Life insurance policies can benefit people in some unexpected ways. Most people know the primary benefits of life insurance: To meet financial obligations upon a policyholder’s death, as well as maintain their household should they have any spouses or dependents to support. But in certain scenarios, life insurance policies can provide a much larger benefit that can help shape a family’s legacy.
One is family legacy planning, with which older consumers could use their funds from a 401(k) account or IRA to fund a life insurance policy for the benefit of their children or grandchildren, further setting future generations up for financial security. This is especially beneficial for younger generations, as the Social Security system’s future is uncertain and some employers are wiping away pensions in an effort to stay afloat.
While family legacy planning is basically amping up the value of inheritances children and grandchildren will receive anyway upon the policyholder’s death, life insurance advisors should be sure to have a thorough discussion with consumers to ensure they know all the features of such plans.
Financial professionals with senior clients who own annuities that they may not need in the future should educate them on using the financial tool to maximize their legacy. Instead of leaving the face values of the annuities to their children, grandchildren or other loved ones, annuity legacy maximization can increase the amount they would normally receive.
Annuity owners who qualify for life insurance should consider enabling the account’s income feature to pay premiums on a life insurance policy. The income from the annuity would be taxable, but the tax-free death benefit of the life insurance policy will likely provide a greater amount of wealth for the beneficiaries than the annuity could provide.
Beneficiaries will receive a healthy amount of tax-advantaged wealth if their older loved ones opt for annuity legacy maximization. Strategic annuities used in correlation with a well-designed life insurance policy can not only benefit your consumer, but their families as well.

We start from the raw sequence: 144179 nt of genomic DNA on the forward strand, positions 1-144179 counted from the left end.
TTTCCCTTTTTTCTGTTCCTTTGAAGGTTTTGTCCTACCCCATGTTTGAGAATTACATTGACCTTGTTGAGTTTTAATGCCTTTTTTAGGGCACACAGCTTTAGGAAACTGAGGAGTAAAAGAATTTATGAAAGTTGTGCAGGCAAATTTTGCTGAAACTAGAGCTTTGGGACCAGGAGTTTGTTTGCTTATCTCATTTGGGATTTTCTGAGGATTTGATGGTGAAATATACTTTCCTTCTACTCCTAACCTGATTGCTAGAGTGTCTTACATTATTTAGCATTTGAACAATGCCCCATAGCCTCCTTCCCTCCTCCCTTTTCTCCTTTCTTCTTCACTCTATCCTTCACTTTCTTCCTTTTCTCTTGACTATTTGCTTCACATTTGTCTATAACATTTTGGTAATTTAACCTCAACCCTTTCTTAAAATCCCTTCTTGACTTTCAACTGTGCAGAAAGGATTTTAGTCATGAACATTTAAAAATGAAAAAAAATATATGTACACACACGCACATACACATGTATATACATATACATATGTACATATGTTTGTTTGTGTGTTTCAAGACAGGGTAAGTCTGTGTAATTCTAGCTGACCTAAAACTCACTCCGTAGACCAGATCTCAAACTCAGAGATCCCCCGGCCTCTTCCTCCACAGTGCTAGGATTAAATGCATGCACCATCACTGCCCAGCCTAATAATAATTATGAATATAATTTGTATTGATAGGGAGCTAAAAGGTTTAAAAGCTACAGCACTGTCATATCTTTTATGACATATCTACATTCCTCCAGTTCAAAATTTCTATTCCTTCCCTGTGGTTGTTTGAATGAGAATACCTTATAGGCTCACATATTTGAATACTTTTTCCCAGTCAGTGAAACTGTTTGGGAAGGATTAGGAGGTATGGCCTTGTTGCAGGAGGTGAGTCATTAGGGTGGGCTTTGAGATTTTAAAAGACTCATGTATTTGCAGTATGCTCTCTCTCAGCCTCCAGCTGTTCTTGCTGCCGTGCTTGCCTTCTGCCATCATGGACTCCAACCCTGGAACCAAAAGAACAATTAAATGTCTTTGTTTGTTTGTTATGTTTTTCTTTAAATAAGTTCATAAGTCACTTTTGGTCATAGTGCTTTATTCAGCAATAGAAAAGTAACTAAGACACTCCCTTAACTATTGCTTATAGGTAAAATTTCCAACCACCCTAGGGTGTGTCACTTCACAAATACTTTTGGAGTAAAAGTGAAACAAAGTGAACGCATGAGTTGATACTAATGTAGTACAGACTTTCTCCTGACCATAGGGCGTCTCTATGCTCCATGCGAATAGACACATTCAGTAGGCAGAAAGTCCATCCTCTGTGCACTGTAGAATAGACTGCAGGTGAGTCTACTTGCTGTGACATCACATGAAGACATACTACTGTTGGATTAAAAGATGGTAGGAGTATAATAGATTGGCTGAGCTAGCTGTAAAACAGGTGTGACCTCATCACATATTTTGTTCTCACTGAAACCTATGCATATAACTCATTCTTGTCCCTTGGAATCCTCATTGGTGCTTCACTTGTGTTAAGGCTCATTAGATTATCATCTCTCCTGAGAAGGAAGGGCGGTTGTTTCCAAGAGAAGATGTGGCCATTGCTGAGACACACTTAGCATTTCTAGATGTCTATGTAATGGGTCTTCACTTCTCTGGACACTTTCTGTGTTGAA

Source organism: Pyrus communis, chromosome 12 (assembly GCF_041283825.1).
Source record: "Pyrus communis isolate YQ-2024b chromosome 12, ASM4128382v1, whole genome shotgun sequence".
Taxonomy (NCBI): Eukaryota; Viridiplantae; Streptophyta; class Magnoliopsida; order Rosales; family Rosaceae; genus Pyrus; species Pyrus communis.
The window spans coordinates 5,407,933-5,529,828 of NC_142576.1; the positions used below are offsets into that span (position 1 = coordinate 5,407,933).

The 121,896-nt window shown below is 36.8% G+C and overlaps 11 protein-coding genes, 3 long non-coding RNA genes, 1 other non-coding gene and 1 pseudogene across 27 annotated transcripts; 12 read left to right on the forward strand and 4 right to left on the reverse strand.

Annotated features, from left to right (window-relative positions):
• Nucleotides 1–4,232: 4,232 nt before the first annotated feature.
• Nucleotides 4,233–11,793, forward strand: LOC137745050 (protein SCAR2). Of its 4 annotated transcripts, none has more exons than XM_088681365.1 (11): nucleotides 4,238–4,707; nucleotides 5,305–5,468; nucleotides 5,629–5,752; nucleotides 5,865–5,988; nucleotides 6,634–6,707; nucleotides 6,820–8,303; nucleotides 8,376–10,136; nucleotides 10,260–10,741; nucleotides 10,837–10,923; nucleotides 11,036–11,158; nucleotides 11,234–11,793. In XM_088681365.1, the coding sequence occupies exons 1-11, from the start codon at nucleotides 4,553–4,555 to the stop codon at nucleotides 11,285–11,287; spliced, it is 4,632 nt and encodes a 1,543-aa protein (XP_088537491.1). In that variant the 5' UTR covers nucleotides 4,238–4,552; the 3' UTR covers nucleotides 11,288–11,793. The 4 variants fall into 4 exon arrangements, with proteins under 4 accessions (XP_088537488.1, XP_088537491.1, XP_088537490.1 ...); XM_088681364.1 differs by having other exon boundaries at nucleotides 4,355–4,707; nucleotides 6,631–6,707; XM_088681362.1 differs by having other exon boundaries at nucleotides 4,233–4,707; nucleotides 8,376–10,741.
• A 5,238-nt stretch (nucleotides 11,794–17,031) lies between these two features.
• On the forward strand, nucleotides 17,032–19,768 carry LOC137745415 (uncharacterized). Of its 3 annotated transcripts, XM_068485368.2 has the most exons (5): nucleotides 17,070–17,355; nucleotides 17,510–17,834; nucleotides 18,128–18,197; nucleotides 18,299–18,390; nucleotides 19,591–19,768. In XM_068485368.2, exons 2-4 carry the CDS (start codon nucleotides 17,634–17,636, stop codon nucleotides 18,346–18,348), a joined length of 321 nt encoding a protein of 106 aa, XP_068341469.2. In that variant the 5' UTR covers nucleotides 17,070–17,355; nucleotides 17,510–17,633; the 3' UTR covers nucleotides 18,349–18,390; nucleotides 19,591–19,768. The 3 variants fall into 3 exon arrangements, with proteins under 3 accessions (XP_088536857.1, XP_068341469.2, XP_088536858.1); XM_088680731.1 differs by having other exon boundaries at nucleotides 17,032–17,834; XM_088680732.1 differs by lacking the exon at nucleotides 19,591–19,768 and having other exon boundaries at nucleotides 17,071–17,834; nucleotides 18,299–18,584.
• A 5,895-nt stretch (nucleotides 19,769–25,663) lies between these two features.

Obvious but key
While financial professionals are always on the lookout for ways to improve consumers’ coverage and benefits, a recent Consumer Reports finding shows that perhaps the most integral part of policy performance is to not forget about it. Too often, people who buy life insurance policies forget to tell their beneficiaries, so upon their death, the loved ones may not even know there are funds to claim.
The Florida Office of Insurance regulation revealed that there is about $7.4 billion in unclaimed life insurance benefits in the United States. Financial professionals should recommend to their clients to let it be known that they have coverage and make it a point to communicate with the beneficiaries if the client isn’t able to do so.
Back in 2013, not enough was being done to locate beneficiaries of forgotten life insurance policies. “The industry now supports a national standard to require life insurers to use new technologies to identify policyholders who have died and whose beneficiaries have not made claims” according to USA Today. “Twenty states have enacted laws based on the standard, according to the American Council of Life Insurers.”
Editor’s Note: This post was originally published in March 2014 and has been reviewed and updated.
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